Research theme: Constitutional Law and Theory
Editor(s): Thomas Faunce
While the sustainability of our world is being endangered or destroyed by the misguided activities of artificial human entities, real people have begun to expand their moral sympathies sufficiently to prioritize protecting our world’s interests. They have developed a new technology - nanotechnology - that has the potential to advance human society toward a period of long-term sustainability, termed "the Sustainocene". This book comprises chapters by experts in various fields of nanotechnology and in related areas of governance under the theme of how nanotechnology can assist in the creation of the Sustainocene. The book will appeal to anyone involved in nanotechnology, macromolecular science, public policy related to sustainability, renewable energy, and climate change.
Research theme: Health, Law and Bioethics
Editor(s): Dorota Anna Gozdecka, Magdalena Kmak
This volume tackles contemporary problems of legal accommodation of diversity in Europe and recent developments in the area in diverse European legal regimes. Despite professing the motto 'Unity in Diversity,' Europe appears to be struggling with discord rather than unity. Legal discussions reflect a crisis when it comes to matters of migration, accommodation of minorities, and dealing with the growing heterogeneity of European societies. The book illustrates that the current legal conundrums stem from European oscillation between, on the one hand, acknowledging the need of accommodation, and, on the other, the tendencies to preserve existing legal traditions. It claims that these opposite tendencies have led Europe to the edge of pluralism. This 'edge' - just as with the linguistic interpretation of the word 'edge' - carries multiple meanings, conveying a plethora of problems encountered by law when dealing with diversity. The book explores and illustrates these multiple 'edges of pluralism,' tracing back their origins and examining the contemporary legal conundrums they have led to.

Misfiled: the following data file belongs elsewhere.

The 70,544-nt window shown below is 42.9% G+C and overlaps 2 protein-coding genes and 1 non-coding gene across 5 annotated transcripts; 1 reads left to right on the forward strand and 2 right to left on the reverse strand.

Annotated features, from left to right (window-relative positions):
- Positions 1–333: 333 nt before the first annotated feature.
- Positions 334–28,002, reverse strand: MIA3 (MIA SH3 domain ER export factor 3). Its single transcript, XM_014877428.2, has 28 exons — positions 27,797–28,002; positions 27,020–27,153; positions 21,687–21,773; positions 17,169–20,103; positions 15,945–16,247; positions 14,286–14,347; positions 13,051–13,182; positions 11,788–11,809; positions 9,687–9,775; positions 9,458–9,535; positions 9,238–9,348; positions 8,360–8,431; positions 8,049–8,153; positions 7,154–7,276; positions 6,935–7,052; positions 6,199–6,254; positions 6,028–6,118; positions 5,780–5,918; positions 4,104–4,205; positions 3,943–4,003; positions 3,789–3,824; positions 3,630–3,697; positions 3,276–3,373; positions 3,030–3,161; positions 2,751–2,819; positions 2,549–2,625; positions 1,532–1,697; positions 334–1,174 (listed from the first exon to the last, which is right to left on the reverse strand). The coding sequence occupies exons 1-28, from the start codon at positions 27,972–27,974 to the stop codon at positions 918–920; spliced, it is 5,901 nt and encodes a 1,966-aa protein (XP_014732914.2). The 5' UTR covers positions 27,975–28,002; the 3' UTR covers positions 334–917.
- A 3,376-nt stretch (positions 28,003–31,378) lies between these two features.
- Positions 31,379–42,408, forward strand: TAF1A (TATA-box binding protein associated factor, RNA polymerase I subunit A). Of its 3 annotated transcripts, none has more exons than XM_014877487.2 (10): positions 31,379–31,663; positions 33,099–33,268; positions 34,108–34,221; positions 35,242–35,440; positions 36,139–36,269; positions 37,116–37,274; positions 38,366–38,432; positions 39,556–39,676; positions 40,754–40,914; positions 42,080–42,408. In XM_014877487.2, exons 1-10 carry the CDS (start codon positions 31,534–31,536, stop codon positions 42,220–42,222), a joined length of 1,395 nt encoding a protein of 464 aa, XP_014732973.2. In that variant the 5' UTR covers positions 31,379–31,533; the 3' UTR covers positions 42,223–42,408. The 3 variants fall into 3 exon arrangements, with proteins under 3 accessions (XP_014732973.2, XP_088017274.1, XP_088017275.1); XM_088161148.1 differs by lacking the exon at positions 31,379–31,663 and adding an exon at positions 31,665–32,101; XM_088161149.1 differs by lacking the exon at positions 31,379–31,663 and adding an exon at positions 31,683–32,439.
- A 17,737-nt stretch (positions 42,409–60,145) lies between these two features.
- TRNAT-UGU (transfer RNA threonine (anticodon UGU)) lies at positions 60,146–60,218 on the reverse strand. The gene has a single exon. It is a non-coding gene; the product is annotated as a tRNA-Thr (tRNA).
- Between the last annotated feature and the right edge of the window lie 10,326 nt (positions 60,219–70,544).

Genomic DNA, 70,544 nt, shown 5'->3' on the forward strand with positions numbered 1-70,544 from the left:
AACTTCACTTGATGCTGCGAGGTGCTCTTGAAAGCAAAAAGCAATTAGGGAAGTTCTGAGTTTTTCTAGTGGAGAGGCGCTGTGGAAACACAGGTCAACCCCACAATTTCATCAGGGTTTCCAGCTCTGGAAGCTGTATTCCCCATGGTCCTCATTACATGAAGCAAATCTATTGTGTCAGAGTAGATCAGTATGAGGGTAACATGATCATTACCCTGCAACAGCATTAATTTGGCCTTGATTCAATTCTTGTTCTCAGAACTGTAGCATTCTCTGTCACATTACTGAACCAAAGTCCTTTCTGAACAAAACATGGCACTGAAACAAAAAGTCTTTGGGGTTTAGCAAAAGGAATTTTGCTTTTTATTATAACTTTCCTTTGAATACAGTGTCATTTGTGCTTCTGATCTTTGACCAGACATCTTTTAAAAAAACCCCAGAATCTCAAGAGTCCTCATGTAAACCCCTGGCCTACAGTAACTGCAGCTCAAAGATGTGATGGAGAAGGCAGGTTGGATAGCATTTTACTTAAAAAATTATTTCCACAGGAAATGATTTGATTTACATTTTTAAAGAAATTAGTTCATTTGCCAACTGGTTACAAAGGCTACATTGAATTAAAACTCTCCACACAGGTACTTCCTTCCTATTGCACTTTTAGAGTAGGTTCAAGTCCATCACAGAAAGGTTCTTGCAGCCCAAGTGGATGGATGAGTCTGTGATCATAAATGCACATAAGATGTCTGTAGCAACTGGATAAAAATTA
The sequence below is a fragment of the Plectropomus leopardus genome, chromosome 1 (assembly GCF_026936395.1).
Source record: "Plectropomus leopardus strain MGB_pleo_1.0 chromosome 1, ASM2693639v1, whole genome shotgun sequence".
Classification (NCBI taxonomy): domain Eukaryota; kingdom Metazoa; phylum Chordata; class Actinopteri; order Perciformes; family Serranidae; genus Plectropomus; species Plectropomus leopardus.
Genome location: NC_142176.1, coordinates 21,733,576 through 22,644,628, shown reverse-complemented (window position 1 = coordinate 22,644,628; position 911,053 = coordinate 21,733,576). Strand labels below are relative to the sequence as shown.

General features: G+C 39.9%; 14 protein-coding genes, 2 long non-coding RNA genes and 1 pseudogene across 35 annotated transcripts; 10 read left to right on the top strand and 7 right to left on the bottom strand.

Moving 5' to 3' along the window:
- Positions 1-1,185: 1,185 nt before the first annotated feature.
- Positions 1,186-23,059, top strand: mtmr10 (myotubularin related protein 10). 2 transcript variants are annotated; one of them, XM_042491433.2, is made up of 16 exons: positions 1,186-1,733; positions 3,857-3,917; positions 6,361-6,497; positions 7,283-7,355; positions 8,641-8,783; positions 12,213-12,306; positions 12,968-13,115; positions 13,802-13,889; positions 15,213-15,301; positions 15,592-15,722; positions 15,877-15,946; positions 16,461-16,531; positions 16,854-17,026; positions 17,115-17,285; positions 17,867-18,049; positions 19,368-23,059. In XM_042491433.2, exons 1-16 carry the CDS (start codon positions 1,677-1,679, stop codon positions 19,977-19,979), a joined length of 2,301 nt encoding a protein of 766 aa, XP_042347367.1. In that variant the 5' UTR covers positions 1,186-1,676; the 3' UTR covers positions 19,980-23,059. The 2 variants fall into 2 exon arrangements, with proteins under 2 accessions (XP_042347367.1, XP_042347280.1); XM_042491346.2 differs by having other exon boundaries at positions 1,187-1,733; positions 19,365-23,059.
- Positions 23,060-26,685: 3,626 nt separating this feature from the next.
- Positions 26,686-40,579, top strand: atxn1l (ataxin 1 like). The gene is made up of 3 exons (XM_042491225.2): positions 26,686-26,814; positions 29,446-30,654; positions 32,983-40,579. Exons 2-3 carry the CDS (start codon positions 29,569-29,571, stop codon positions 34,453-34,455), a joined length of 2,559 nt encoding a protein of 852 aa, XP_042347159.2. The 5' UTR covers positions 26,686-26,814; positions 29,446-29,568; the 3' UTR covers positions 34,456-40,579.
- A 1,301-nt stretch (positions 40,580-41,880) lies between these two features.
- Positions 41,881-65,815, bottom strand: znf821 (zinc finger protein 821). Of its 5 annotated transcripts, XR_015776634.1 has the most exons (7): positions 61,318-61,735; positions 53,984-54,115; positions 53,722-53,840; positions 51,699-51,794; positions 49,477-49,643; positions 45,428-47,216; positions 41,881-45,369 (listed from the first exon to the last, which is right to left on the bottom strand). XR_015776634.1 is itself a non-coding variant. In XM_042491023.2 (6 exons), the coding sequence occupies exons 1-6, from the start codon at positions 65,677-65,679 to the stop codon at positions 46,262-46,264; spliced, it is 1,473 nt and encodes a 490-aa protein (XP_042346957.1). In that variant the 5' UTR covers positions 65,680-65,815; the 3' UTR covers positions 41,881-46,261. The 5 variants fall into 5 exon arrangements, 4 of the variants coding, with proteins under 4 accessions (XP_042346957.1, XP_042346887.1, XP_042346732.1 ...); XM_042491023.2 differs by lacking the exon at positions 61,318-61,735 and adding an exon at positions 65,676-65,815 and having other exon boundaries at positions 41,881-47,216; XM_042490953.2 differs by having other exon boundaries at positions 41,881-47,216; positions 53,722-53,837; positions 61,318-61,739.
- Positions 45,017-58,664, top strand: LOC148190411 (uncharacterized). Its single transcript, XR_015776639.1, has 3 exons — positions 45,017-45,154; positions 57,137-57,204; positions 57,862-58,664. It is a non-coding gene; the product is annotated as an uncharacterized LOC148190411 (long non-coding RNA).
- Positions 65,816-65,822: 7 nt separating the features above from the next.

Author(s): Pauline Ridge, Joachim Dietrich
Accessory liability is an often neglected but very important topic across all areas of private law. By providing a principled analytical framework for the law of accessories and identifying common themes and problems that arise in the law, this book provides much-needed clarity. It explains the fundamental concepts that are used to impose liability on accessories, particularly the conduct and mental elements of liability: 'involvement' in the primary wrong and (generally) knowledge. It also sets out in detail the specific rules and principles of liability as these operate in different areas of common law, equity and statute. A comparative study across common law and criminal law jurisdictions, including the United States, also sheds new light on what is and what is not accessory liability.